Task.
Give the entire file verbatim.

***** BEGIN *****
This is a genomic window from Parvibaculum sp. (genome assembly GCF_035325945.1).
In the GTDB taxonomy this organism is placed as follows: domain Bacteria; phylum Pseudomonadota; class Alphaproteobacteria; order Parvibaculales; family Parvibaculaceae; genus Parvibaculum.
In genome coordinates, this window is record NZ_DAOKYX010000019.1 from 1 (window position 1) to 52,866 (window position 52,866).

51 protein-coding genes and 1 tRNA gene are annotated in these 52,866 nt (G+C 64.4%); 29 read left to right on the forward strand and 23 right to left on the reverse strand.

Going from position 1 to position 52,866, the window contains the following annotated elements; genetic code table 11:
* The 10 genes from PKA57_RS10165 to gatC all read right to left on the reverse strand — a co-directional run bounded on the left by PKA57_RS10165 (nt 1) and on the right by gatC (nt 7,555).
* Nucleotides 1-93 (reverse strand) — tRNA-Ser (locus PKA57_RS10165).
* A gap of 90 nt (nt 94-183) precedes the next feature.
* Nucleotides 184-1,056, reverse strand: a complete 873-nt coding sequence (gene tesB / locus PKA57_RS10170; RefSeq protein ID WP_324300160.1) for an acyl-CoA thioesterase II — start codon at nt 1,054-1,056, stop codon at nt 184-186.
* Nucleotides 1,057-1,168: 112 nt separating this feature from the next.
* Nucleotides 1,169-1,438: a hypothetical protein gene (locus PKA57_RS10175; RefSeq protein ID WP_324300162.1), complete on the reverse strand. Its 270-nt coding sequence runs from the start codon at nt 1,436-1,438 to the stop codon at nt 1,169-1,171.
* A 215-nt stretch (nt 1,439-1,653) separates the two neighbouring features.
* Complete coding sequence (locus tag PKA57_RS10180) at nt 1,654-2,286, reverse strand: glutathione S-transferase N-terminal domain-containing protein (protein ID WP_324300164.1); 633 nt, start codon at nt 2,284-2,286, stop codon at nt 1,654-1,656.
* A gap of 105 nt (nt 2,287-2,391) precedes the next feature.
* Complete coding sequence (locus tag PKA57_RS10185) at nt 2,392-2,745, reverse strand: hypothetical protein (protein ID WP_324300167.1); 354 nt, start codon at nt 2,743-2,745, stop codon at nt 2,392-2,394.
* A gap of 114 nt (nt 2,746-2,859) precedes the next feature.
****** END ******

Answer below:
This is a genomic window from Parvibaculum sp. (genome assembly GCF_035325945.1).
In the GTDB taxonomy this organism is placed as follows: domain Bacteria; phylum Pseudomonadota; class Alphaproteobacteria; order Parvibaculales; family Parvibaculaceae; genus Parvibaculum.
In genome coordinates, this window is record NZ_DAOKYX010000019.1 from 1 (window position 1) to 52,866 (window position 52,866).

51 protein-coding genes and 1 tRNA gene are annotated in these 52,866 nt (G+C 64.4%); 29 read left to right on the forward strand and 23 right to left on the reverse strand.

Going from position 1 to position 52,866, the window contains the following annotated elements; genetic code table 11:
* The 10 genes from PKA57_RS10165 to gatC all read right to left on the reverse strand — a co-directional run bounded on the left by PKA57_RS10165 (nt 1) and on the right by gatC (nt 7,555).
* Nucleotides 1-93 (reverse strand) — tRNA-Ser (locus PKA57_RS10165).
* A gap of 90 nt (nt 94-183) precedes the next feature.
* Nucleotides 184-1,056, reverse strand: a complete 873-nt coding sequence (gene tesB / locus PKA57_RS10170; RefSeq protein ID WP_324300160.1) for an acyl-CoA thioesterase II — start codon at nt 1,054-1,056, stop codon at nt 184-186.
* Nucleotides 1,057-1,168: 112 nt separating this feature from the next.
* Nucleotides 1,169-1,438: a hypothetical protein gene (locus PKA57_RS10175; RefSeq protein ID WP_324300162.1), complete on the reverse strand. Its 270-nt coding sequence runs from the start codon at nt 1,436-1,438 to the stop codon at nt 1,169-1,171.
* A 215-nt stretch (nt 1,439-1,653) separates the two neighbouring features.
* Complete coding sequence (locus tag PKA57_RS10180) at nt 1,654-2,286, reverse strand: glutathione S-transferase N-terminal domain-containing protein (protein ID WP_324300164.1); 633 nt, start codon at nt 2,284-2,286, stop codon at nt 1,654-1,656.
* A gap of 105 nt (nt 2,287-2,391) precedes the next feature.
* Complete coding sequence (locus tag PKA57_RS10185) at nt 2,392-2,745, reverse strand: hypothetical protein (protein ID WP_324300167.1); 354 nt, start codon at nt 2,743-2,745, stop codon at nt 2,392-2,394.
* A gap of 114 nt (nt 2,746-2,859) precedes the next feature.